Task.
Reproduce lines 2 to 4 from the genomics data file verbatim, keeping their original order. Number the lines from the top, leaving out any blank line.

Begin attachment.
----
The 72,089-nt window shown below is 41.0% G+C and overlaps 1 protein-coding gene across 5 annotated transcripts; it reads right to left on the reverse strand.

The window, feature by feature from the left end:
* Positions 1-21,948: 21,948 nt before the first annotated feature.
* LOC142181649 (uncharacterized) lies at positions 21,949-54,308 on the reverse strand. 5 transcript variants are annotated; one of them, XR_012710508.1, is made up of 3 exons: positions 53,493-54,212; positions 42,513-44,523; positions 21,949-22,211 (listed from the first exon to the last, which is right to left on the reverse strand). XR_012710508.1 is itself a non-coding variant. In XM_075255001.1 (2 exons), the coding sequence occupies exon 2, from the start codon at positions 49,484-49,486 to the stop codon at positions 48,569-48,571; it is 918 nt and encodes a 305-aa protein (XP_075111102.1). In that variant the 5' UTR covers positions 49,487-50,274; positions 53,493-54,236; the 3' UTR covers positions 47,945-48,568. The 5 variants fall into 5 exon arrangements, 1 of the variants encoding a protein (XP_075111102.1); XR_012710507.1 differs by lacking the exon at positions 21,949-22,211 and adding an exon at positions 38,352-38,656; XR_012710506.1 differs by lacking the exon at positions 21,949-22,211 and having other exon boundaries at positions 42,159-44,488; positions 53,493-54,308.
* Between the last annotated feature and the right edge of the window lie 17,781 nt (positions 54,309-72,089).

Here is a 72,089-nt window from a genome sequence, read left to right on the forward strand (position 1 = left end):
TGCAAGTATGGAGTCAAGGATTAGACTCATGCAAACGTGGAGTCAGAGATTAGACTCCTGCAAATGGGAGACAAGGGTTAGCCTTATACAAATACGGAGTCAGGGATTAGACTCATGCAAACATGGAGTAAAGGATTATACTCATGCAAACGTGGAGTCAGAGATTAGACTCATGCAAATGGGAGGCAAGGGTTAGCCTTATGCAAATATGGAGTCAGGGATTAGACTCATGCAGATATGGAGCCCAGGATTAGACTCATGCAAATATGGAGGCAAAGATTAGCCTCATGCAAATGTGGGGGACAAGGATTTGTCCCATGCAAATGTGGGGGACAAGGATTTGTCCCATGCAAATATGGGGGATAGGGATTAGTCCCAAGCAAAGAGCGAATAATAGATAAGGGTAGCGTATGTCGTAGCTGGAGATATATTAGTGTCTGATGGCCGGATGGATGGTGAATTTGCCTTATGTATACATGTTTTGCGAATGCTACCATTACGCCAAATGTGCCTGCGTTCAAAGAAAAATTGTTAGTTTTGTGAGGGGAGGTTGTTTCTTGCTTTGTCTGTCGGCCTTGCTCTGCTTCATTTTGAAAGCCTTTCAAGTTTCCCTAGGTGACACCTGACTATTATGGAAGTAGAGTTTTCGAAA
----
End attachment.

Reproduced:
The window, feature by feature from the left end:
* Positions 1-21,948: 21,948 nt before the first annotated feature.
* LOC142181649 (uncharacterized) lies at positions 21,949-54,308 on the reverse strand. 5 transcript variants are annotated; one of them, XR_012710508.1, is made up of 3 exons: positions 53,493-54,212; positions 42,513-44,523; positions 21,949-22,211 (listed from the first exon to the last, which is right to left on the reverse strand). XR_012710508.1 is itself a non-coding variant. In XM_075255001.1 (2 exons), the coding sequence occupies exon 2, from the start codon at positions 49,484-49,486 to the stop codon at positions 48,569-48,571; it is 918 nt and encodes a 305-aa protein (XP_075111102.1). In that variant the 5' UTR covers positions 49,487-50,274; positions 53,493-54,236; the 3' UTR covers positions 47,945-48,568. The 5 variants fall into 5 exon arrangements, 1 of the variants encoding a protein (XP_075111102.1); XR_012710507.1 differs by lacking the exon at positions 21,949-22,211 and adding an exon at positions 38,352-38,656; XR_012710506.1 differs by lacking the exon at positions 21,949-22,211 and having other exon boundaries at positions 42,159-44,488; positions 53,493-54,308.